From Kevin Lampert on Mon, 12 Jun 2000
i have been going through your suggestions off the web for uninstalling red hat, but i have an even bigger problem, i have no resecue disk and i have no way of getting into red hat. The problem orginated because a former employee loaded red hat on a pc and no one knows anyway to gain access into the pc now since no one knows any of the user names or paswords that he set. So, my question is "how do I get rid of red hat with no rescue disk or no access into red hat?" Any suggestions you have will be greatly appreciated. kl
Well, here's a couple of ideas:
First you could break into the system. I've described "recovering lost passwords" on a few occasions and you can search the back issues or the FAQ for details on that. Here's the short form:
- Reboot the system. (Try [Ctrl]+[Alt]+[Del], then try [Ctrl]+[Alt]+[Backspacel] followed quickly by [Ctrl]+[Alt]+[Del]. If those fail you, power cycle it).
- As it boots after the BIOS messages and the initial keyboard LED flashes, toggle the [scroll lock] and/or [caps lock] keys. (That should bring up the LILO prompt, even if it wasn't showing up before --- unless it's been configured specially).
- At the LILO: prompt hit the [Tab] key. A list of boot "labels" should appear. Usually one of them will be named "Linux" or "linux" or something like that. Choose any one of those and type its name (case-sensitive) following by the following string:
- Hit [Enter]
Now, if all of that went O.K. you should see the Linux kernel starting up. However, instead of going though the usual init process and running a whole mess of rc* scripts, it should just start a shell.
If you wanted to change the password and regain control of the system at this point you'd type the following commands (ignoring any errors for the moment --- some of them are just to account for common configurations that might not match yours):
passwd # and create a new password...
mount -o remount,ro /
exec /sbin/init 6
... and wait for the system to shutdown and reboot (with your password setting safely saved).
However, you've said that you want to blindly remove Linux from this box. So, at the shell prompt you can type something like:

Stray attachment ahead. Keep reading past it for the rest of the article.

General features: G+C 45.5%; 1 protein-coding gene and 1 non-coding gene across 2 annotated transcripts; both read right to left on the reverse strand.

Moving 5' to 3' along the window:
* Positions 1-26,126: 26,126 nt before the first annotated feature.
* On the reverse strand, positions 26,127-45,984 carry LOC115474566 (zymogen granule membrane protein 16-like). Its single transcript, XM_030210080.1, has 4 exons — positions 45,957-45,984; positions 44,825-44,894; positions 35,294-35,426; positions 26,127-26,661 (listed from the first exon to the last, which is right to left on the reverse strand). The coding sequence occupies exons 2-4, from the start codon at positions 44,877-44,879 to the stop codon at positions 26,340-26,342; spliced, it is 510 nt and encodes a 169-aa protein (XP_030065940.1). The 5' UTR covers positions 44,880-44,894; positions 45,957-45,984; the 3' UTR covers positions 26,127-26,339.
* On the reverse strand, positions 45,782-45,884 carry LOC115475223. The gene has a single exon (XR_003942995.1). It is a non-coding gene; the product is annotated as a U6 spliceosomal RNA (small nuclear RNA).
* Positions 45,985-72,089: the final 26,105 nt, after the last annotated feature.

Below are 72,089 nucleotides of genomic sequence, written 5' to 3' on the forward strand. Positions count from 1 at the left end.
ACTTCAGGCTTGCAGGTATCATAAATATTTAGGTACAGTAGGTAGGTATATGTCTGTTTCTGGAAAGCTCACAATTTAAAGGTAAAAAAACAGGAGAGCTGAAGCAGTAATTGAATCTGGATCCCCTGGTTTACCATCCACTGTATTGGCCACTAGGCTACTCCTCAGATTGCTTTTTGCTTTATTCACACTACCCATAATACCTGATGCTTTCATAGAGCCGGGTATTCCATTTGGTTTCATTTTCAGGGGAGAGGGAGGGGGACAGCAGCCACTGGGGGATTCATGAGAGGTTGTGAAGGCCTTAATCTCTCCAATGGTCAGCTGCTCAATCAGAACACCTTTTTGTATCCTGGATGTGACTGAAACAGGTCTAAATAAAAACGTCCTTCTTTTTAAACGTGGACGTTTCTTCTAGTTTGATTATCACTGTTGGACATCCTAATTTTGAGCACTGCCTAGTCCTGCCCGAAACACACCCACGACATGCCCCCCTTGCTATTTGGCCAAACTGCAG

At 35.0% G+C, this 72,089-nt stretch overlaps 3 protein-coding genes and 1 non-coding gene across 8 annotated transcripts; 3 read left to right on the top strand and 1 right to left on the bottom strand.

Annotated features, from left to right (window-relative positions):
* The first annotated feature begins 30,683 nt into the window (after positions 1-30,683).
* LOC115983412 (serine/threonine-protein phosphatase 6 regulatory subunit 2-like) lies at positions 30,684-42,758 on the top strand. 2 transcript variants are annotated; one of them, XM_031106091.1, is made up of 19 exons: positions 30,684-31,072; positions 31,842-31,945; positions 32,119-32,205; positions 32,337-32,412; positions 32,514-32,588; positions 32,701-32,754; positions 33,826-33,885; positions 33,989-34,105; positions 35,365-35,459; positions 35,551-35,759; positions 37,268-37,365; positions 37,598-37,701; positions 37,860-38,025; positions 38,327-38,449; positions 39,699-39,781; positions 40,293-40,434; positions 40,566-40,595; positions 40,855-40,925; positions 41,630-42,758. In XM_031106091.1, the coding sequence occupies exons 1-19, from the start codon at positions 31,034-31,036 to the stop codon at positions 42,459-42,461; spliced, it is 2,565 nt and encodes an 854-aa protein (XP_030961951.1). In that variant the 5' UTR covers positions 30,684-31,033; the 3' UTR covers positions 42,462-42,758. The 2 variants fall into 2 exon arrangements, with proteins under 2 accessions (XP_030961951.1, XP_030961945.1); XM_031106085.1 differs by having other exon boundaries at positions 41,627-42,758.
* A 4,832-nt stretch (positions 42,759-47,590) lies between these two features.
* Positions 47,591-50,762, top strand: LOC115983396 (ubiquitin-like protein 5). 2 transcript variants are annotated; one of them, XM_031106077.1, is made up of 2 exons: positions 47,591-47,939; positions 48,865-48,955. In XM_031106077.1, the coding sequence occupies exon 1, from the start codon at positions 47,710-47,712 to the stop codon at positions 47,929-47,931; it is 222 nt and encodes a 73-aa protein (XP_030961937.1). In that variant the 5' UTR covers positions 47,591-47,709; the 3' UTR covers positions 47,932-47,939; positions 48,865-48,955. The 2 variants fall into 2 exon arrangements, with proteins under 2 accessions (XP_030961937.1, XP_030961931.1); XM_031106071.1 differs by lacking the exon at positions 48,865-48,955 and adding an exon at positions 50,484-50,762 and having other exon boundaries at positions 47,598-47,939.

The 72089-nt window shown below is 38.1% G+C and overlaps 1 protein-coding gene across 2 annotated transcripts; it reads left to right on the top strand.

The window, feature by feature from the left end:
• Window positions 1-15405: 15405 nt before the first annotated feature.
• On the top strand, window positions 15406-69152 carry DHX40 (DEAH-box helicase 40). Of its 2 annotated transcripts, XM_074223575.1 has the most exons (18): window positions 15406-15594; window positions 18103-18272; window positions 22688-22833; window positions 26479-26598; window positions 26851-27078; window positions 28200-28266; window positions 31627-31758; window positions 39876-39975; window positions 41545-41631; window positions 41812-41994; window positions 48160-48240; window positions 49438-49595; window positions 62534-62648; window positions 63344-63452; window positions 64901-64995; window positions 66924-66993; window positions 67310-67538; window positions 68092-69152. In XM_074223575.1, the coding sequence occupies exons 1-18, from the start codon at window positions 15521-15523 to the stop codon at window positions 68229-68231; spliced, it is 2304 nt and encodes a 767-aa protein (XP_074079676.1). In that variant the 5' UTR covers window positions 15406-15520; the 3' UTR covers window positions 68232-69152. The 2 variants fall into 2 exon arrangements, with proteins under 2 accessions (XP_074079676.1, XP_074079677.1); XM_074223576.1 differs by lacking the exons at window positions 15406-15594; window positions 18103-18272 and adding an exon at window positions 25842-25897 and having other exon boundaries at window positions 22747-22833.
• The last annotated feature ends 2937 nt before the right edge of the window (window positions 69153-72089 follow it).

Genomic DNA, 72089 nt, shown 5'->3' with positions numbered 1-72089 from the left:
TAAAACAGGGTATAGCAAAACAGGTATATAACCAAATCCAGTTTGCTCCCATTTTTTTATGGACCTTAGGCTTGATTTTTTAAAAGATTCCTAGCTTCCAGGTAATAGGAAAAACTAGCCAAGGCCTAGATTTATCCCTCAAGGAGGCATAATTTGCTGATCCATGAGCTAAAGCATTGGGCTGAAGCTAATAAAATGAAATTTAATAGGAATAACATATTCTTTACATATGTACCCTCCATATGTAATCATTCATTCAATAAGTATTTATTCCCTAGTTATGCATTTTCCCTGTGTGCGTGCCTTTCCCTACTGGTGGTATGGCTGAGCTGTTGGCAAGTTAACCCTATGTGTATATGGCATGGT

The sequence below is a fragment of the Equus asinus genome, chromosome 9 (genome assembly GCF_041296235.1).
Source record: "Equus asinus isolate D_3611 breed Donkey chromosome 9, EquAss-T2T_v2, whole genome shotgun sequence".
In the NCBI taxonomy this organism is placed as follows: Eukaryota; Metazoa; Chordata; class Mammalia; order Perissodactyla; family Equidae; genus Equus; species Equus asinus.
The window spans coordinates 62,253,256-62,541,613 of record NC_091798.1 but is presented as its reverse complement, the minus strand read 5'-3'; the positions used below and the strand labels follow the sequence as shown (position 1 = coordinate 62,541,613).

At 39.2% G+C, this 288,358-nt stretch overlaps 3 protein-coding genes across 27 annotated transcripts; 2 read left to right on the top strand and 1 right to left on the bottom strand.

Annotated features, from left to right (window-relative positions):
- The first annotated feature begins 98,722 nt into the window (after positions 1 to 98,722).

dd if=/dev/zero of=/dev/hda #DANGEROUS!!!!
... which will zero out the whole primary IDE hard drive.
... of course that's overkill. You could just add count=1 to that command to limit the damage to the MBR (master boot record) which is sufficient that any other OS you try to install should then consider this drive to be empty.
Of course there might be some glitches to this approach. Your former employee might have been a security nut and might have protected the boot sequence with a CMOS/Setup password. He or she might also have put in a LILO password. He or she might not have been using LILO at all -- there are a few alternative boot loader for Linux.
In the worst case you could use a screw driver, open the case, take out the hard drive and temporarily put it into another system, and use that to erase the drive. If you do have to go to that extreme, I suggest you take the drive, or the whole system, down to "PC Repair-o-rama" (any place that repairs PCs --- like CompUSA, Fry's, etc). They should be able to do the job for about $70 (and it would take way more than $70 of my time to explain all the possible complications of removing a drive, and temporarily installing it in another computer; especially since I don't even now if that system is SCSI, IDE, or something old or exotic like ESDI, SMD, or ST506 --- RLL/MFM).
A whole other approach would be to download a copy of Tom Oehser's Root/Boot (or any of several other mini-distributions of Linux that fit on a single floppy or a couple of floppies).
You could get Tom's Root/Boot image from http://www.toms.net/rb ... and he does have a .ZIP file with the Linux image, a RAWRITE.EXE utility and instructions on creating a Linux rescue diskette from an MS-DOS prompt.
If you use the root/boot diskette on this errant Red Hat system, (assuming that it doesn't CMOS/Setup passwords that prevent you from doing a floppy boot), then you can use that to wipe out the data on your hard drive using the same 'dd' command I described above. Notice that you should NOT use that command if there is ANYTHING on that hard drive that you want to save.
You can also use Tom's root/boot to change the passwords on your system --- and thereby regain control of it. To do that you'd insert the following commands before my "mount /usr" command above:
mount /dev/hda? /mnt cd /mnt chroot . /bin/sh
... where hda? might be hda1, hda2 or something like sda1, sda2
etc. (Explaining that would take a bit longer. hd* are all of the IDE drives, hda is the master on the primary IDE interface, hdb is the slave, hdc is the master on the secondary IDE, etc.; those might include the CD-ROM. sd* are all the SCSI hard drives on the system sda through sdz (if you had that many). However, SCSI CD-ROM are NOT included in that list, they get names like scd0, scd1 etc.).
... The command examples I'm giving here are not the BEST way to do this; they are simply the easiest set to explain such that they are most likely to work on the widest variety of systems.
With about 20 million copies of Linux installed, I guess the this knowlege has become de riguer even for NT, Netware, and MS Windows help desk specialists.
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